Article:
- Passport required to purchase tickets, and your passport may be checked on entry on subsequent days for the 2 and 3 day tickets.
- The ‘Jordan Pass’ – This includes your visit to Petra. Check out the details on the website to see if it would be a fit for you. Make sure to get it before you enter the country!
- Purchased at the gate:
- Getting there:
- The town of Wadi Musa is the accommodation and transport hub for Petra. The entry to Petra is about a 20min downhill walk from the town.
- Wadi Musa is a 4 hour drive from Amman, 2 hours from Aqaba and 1.5 hours from Wadi Rum.
- There are many tours that can take you to Petra both from within Jordan and from Egypt/Israel/Palestine.
- There are buses that run from Amman, Aqaba and Wadi Rum to Petra once daily. However, I have heard that these buses aren’t always reliable and may not run if they don’t have enough people on them. Double check details with whoever you are staying with regarding the buses. Getting around Jordan cheaply isn’t easy! See my later post on traveling in Jordan for more tips.
- Private taxi’s are available and can be an affordable option if you can share it with some friends.
- I took a taxi from Amman with three other solo travelers I met at Sydney Hostel in Amman. We took the ‘back road’, the King’s Highway which was a very picturesque road to travel down. We stopped at a few placed along the way too. This cost us 100JD for the whole day.
- You could also hire a car and drive yourself there, the roads are good and with English signposting.
- Where to stay:
- There are a tonne of places to stay in Wadi Musa, from cheap backpacker hostels to fancy upmarket hotels. Some places have a nice view down the valley towards Petra, but the actual city of Petra cannot be seen as it is hidden behind the mountains.
- I stayed at Valentine Inn, probably the cheapest place in town. It was ok. Quiet dorm room with a comfortable bed, but no hot water or toilet paper.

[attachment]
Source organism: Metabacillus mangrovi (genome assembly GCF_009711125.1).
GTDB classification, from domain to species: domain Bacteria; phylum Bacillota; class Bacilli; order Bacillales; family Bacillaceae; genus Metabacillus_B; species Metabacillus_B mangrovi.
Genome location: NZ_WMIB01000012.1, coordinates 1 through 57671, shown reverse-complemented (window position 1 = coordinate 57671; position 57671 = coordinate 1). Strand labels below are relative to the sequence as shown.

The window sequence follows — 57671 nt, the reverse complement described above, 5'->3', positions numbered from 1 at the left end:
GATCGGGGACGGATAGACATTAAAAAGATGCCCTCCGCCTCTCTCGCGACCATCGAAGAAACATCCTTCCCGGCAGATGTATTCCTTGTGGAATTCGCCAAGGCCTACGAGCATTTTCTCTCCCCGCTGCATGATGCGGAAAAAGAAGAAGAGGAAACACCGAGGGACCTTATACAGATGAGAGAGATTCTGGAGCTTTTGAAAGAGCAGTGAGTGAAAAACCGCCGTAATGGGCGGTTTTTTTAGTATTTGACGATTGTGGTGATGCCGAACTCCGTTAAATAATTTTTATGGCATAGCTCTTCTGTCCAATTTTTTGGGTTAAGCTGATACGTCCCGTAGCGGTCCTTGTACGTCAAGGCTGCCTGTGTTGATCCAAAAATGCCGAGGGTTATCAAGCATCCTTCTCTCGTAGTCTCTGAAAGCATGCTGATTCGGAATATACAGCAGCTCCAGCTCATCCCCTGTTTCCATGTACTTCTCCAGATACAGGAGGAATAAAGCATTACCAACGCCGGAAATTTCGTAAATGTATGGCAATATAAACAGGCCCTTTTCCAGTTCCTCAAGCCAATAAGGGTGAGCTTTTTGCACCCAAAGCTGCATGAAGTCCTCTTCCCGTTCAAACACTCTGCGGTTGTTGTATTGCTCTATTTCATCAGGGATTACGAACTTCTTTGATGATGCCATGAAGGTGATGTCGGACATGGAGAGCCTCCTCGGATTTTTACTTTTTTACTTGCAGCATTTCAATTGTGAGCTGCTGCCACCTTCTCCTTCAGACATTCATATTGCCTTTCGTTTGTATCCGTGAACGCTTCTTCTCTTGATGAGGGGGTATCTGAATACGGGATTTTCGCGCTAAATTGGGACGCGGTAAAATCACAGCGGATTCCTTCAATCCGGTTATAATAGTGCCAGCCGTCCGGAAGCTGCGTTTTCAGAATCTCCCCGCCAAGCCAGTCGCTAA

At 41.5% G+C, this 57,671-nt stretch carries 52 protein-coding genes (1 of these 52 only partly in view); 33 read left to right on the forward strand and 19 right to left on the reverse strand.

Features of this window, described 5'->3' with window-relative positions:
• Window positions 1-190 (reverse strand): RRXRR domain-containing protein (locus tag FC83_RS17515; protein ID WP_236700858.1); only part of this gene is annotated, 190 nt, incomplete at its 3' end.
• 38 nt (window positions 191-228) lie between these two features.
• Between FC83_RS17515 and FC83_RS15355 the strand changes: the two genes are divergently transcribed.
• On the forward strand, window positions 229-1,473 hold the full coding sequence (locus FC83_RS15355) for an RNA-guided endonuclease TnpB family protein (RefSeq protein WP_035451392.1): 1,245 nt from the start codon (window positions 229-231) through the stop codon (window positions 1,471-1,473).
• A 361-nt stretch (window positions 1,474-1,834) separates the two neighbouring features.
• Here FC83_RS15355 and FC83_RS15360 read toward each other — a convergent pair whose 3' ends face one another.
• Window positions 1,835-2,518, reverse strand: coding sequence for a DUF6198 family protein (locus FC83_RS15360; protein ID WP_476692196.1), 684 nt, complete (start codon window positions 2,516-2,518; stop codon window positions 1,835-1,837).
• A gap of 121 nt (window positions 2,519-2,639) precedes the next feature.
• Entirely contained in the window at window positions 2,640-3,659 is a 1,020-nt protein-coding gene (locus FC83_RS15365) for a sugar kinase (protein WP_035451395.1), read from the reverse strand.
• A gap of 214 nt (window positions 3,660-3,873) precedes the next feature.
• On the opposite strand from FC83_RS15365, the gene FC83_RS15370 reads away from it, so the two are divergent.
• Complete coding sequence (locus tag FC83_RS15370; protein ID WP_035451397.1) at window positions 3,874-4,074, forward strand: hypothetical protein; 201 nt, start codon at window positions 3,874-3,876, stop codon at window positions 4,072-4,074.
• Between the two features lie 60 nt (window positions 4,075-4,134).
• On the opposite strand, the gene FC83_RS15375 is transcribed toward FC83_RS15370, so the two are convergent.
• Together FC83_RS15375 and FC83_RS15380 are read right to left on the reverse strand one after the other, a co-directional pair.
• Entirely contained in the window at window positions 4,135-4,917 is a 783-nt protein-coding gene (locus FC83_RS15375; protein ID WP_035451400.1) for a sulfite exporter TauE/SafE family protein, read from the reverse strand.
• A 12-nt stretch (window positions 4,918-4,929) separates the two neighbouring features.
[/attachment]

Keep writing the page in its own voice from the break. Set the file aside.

- Time of year:
- I was there in November. The mornings were a little chilly, as were the nights. But during the day it could still get very hot in the sun, especially when hiking those steep trails. It got busy throughout the day, but if you got in early and managed your day well, you could avoid the huge crowds.
- Best times to go are during spring (March-May) or Autumn (September to November). In the spring you would see more flowering plants in the wadi’s but this is also the busiest season to go. The summer months can get very hot and the winter months a bit cold. Although it would be less crowded during these times.
- Navigating the city – do not underestimate the time it takes to walk between areas of the city. It is huge!
- Go early! If you go as soon as the gates open – 6-6:30am depending on the time of year, you will encounter almost nobody in the Siq, have the Treasury almost to yourself and the vendors will still be half asleep and less persistent on the horse or camel ride thing.
- There are two places you can see the ‘Treasury from above’ at the end of the Siq from both the left and right side high up on the cliffs. If you are standing at the end of the Siq facing the Treasury, you have one on the left (the less official one and the one that is a little harder to get to/find) and one on the right (a little easier to get to).